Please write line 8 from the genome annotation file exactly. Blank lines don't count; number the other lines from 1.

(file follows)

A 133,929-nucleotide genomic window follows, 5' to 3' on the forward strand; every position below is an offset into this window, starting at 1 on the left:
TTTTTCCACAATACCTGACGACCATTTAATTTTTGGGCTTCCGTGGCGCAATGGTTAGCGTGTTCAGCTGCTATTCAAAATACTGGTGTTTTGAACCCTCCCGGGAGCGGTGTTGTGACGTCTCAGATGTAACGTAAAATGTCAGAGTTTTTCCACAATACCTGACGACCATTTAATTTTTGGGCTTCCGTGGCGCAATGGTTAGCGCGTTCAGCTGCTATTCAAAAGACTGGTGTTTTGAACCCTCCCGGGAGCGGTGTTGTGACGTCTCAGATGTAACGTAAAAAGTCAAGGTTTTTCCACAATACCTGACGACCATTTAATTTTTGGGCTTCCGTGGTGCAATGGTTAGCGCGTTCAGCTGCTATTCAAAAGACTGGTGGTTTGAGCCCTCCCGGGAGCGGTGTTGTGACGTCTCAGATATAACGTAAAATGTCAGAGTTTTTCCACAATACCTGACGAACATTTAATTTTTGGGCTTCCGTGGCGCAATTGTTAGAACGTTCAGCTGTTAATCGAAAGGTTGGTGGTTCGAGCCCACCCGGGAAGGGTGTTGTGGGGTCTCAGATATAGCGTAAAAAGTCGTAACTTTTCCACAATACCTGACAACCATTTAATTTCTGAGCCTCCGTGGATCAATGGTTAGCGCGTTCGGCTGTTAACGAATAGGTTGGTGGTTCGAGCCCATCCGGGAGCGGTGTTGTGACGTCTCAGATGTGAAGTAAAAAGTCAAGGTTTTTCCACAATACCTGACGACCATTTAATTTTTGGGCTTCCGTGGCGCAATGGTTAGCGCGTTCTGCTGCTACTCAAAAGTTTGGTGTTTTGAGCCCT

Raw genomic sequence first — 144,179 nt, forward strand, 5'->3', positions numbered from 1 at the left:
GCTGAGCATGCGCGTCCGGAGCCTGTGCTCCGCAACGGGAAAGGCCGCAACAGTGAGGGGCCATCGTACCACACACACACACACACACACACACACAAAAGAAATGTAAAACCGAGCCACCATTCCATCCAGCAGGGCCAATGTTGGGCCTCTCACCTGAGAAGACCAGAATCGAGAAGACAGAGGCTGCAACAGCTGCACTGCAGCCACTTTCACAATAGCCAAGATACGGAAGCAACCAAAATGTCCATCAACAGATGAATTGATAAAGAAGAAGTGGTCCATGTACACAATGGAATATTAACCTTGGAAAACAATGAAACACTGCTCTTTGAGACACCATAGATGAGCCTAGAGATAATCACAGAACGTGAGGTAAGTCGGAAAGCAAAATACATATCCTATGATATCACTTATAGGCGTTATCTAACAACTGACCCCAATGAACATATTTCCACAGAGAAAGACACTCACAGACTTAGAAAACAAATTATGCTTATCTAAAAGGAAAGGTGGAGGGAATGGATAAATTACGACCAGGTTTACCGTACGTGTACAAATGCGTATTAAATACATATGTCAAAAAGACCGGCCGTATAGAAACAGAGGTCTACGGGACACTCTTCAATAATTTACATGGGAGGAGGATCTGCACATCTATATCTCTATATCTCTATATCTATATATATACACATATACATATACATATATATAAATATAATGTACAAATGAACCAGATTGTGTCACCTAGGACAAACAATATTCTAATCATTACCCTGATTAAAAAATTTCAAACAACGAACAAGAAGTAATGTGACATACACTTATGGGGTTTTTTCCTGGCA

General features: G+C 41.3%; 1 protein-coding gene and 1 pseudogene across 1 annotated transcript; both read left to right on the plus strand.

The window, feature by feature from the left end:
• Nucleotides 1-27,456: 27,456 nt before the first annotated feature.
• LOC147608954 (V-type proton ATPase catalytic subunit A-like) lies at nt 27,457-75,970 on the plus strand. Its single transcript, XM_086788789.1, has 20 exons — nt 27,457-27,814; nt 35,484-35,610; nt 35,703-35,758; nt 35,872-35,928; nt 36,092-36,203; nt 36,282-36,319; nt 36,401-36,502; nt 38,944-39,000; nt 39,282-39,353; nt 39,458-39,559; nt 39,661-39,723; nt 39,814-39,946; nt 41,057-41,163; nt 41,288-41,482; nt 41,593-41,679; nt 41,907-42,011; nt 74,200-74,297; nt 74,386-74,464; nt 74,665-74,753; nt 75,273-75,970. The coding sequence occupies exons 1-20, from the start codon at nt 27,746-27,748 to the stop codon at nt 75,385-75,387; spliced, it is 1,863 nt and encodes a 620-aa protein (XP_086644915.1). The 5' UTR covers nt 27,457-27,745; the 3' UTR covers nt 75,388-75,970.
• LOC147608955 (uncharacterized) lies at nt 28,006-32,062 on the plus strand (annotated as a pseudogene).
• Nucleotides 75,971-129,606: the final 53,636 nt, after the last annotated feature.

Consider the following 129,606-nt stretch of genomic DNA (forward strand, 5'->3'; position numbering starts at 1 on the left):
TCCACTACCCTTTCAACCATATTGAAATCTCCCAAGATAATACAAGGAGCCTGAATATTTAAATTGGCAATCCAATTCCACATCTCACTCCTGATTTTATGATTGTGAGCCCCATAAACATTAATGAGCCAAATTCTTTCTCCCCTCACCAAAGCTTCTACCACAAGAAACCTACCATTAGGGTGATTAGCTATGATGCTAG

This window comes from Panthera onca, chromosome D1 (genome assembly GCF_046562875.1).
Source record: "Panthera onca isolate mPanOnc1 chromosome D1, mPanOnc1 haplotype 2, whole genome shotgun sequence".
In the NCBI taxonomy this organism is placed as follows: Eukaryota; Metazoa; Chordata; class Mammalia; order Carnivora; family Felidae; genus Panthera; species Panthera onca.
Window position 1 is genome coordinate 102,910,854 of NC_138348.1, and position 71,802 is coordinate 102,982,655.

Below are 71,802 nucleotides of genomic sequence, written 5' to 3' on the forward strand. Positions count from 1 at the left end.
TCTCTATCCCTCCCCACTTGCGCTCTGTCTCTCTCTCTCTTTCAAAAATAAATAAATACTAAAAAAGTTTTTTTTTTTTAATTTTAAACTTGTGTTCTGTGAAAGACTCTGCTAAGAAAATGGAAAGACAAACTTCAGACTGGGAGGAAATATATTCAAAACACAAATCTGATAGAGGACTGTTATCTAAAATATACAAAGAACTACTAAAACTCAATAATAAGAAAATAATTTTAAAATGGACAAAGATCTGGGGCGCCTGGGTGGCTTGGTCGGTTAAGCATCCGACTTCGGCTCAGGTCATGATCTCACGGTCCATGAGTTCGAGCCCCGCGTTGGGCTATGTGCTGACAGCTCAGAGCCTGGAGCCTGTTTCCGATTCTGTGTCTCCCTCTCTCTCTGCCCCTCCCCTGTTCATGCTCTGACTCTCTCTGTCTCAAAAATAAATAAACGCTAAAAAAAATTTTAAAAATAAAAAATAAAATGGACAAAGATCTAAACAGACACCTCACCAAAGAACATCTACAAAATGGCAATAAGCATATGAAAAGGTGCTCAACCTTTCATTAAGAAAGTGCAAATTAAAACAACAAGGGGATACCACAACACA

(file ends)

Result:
• LOC147608954 (V-type proton ATPase catalytic subunit A-like) lies at nt 27,457-75,970 on the plus strand. Its single transcript, XM_086788789.1, has 20 exons — nt 27,457-27,814; nt 35,484-35,610; nt 35,703-35,758; nt 35,872-35,928; nt 36,092-36,203; nt 36,282-36,319; nt 36,401-36,502; nt 38,944-39,000; nt 39,282-39,353; nt 39,458-39,559; nt 39,661-39,723; nt 39,814-39,946; nt 41,057-41,163; nt 41,288-41,482; nt 41,593-41,679; nt 41,907-42,011; nt 74,200-74,297; nt 74,386-74,464; nt 74,665-74,753; nt 75,273-75,970. The coding sequence occupies exons 1-20, from the start codon at nt 27,746-27,748 to the stop codon at nt 75,385-75,387; spliced, it is 1,863 nt and encodes a 620-aa protein (XP_086644915.1). The 5' UTR covers nt 27,457-27,745; the 3' UTR covers nt 75,388-75,970.